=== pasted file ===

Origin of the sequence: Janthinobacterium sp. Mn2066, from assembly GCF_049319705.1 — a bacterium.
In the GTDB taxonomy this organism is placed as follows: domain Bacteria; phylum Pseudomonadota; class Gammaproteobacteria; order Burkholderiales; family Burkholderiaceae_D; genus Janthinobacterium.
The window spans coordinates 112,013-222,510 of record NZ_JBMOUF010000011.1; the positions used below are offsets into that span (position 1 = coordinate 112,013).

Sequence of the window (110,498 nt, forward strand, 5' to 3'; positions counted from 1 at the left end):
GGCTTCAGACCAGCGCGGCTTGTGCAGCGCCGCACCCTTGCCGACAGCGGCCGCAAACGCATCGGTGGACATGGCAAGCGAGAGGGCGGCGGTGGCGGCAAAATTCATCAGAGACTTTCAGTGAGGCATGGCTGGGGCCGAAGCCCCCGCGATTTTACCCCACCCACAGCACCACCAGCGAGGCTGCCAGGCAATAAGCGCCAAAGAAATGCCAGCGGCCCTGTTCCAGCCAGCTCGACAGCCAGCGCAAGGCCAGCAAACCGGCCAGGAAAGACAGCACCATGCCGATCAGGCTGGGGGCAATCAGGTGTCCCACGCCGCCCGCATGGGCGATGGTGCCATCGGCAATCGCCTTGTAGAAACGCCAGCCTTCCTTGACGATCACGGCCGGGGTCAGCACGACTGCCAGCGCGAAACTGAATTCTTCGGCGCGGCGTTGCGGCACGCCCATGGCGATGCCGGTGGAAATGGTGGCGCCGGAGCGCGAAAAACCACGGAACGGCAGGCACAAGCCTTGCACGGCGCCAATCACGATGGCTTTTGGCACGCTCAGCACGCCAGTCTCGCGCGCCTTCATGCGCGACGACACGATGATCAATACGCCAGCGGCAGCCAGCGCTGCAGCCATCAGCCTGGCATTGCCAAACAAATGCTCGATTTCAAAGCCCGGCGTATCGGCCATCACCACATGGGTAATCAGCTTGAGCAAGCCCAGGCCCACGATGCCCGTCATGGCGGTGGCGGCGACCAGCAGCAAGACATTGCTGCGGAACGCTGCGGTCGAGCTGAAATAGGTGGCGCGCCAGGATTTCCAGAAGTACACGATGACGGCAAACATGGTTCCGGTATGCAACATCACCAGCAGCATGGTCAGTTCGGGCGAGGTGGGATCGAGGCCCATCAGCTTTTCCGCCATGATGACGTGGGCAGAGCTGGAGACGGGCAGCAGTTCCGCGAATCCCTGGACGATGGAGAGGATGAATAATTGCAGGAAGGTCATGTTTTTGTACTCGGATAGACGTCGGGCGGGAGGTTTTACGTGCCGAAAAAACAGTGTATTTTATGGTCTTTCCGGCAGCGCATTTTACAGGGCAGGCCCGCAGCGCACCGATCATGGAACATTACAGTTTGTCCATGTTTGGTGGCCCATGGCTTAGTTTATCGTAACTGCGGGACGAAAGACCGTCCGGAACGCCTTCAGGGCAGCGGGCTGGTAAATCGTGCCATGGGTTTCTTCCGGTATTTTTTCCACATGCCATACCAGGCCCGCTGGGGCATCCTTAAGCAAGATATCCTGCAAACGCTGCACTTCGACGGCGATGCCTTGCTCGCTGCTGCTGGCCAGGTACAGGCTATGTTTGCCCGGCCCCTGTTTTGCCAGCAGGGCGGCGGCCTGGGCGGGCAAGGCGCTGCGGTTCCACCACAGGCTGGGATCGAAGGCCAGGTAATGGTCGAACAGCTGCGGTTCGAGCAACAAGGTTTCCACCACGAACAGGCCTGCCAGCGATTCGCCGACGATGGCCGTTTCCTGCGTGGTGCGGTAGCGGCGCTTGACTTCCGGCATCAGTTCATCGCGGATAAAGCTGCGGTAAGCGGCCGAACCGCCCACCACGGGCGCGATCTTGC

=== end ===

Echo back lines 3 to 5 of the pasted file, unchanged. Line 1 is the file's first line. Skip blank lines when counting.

The window spans coordinates 112,013-222,510 of record NZ_JBMOUF010000011.1; the positions used below are offsets into that span (position 1 = coordinate 112,013).

Sequence of the window (110,498 nt, forward strand, 5' to 3'; positions counted from 1 at the left end):
GGCTTCAGACCAGCGCGGCTTGTGCAGCGCCGCACCCTTGCCGACAGCGGCCGCAAACGCATCGGTGGACATGGCAAGCGAGAGGGCGGCGGTGGCGGCAAAATTCATCAGAGACTTTCAGTGAGGCATGGCTGGGGCCGAAGCCCCCGCGATTTTACCCCACCCACAGCACCACCAGCGAGGCTGCCAGGCAATAAGCGCCAAAGAAATGCCAGCGGCCCTGTTCCAGCCAGCTCGACAGCCAGCGCAAGGCCAGCAAACCGGCCAGGAAAGACAGCACCATGCCGATCAGGCTGGGGGCAATCAGGTGTCCCACGCCGCCCGCATGGGCGATGGTGCCATCGGCAATCGCCTTGTAGAAACGCCAGCCTTCCTTGACGATCACGGCCGGGGTCAGCACGACTGCCAGCGCGAAACTGAATTCTTCGGCGCGGCGTTGCGGCACGCCCATGGCGATGCCGGTGGAAATGGTGGCGCCGGAGCGCGAAAAACCACGGAACGGCAGGCACAAGCCTTGCACGGCGCCAATCACGATGGCTTTTGGCACGCTCAGCACGCCAGTCTCGCGCGCCTTCATGCGCGACGACACGATGATCAATACGCCAGCGGCAGCCAGCGCTGCAGCCATCAGCCTGGCATTGCCAAACAAATGCTCGATTTCAAAGCCCGGCGTATCGGCCATCACCACATGGGTAATCAGCTTGAGCAAGCCCAGGCCCACGATGCCCGTCATGGCGGTGGCGGCGACCAGCAGCAAGACATTGCTGCGGAACGCTGCGGTCGAGCTGAAATAGGTGGCGCGCCAGGATTTCCAGAAGTACACGATGACGGCAAACATGGTTCCGGTATGCAACATCACCAGCAGCATGGTCAGTTCGGGCGAGGTGGGATCGAGGCCCATCAGCTTTTCCGCCATGATGACGTGGGCAGAGCTGGAGACGGGCAGCAGTTCCGCGAATCCCTGGACGATGGAGAGGATGAATAATTGCAGGAAGGTCATGTTTTTGTACTCGGATAGACGTCGGGCGGGAGGTTTTACGTGCCGAAAAAACAGTGTATTTTATGGTCTTTCCGGCAGCGCATTTTACAGGGCAGGCCCGCAGCGCACCGATCATGGAACATTACAGTTTGTCCATGTTTGGTGGCCCATGGCTTAGTTTATCGTAACTGCGGGACGAAAGACCGTCCGGAACGCCTTCAGGGCAGCGGGCTGGTAAATCGTGCCATGGGTTTCTTCCGGTATTTTTTCCACATGCCATACCAGGCCCGCTGGGGCATCCTTAAGCAAGATATCCTGCAAACGCTGCACTTCGACGGCGATGCCTTGCTCGCTGCTGCTGGCCAGGTACAGGCTATGTTTGCCCGGCCCCTGTTTTGCCAGCAGGGCGGCGGCCTGGGCGGGCAAGGCGCTGCGGTTCCACCACAGGCTGGGATCGAAGGCCAGGTAATGGTCGAACAGCTGCGGTTCGAGCAACAAGGTTTCCACCACGAACAGGCCTGCCAGCGATTCGCCGACGATGGCCGTTTCCTGCGTGGTGCGGTAGCGGCGCTTGACTTCCGGCATCAGTTCATCGCGGATAAAGCTGCGGTAAGCGGCCGAACCGCCCACCACGGGCGCGATCTTGC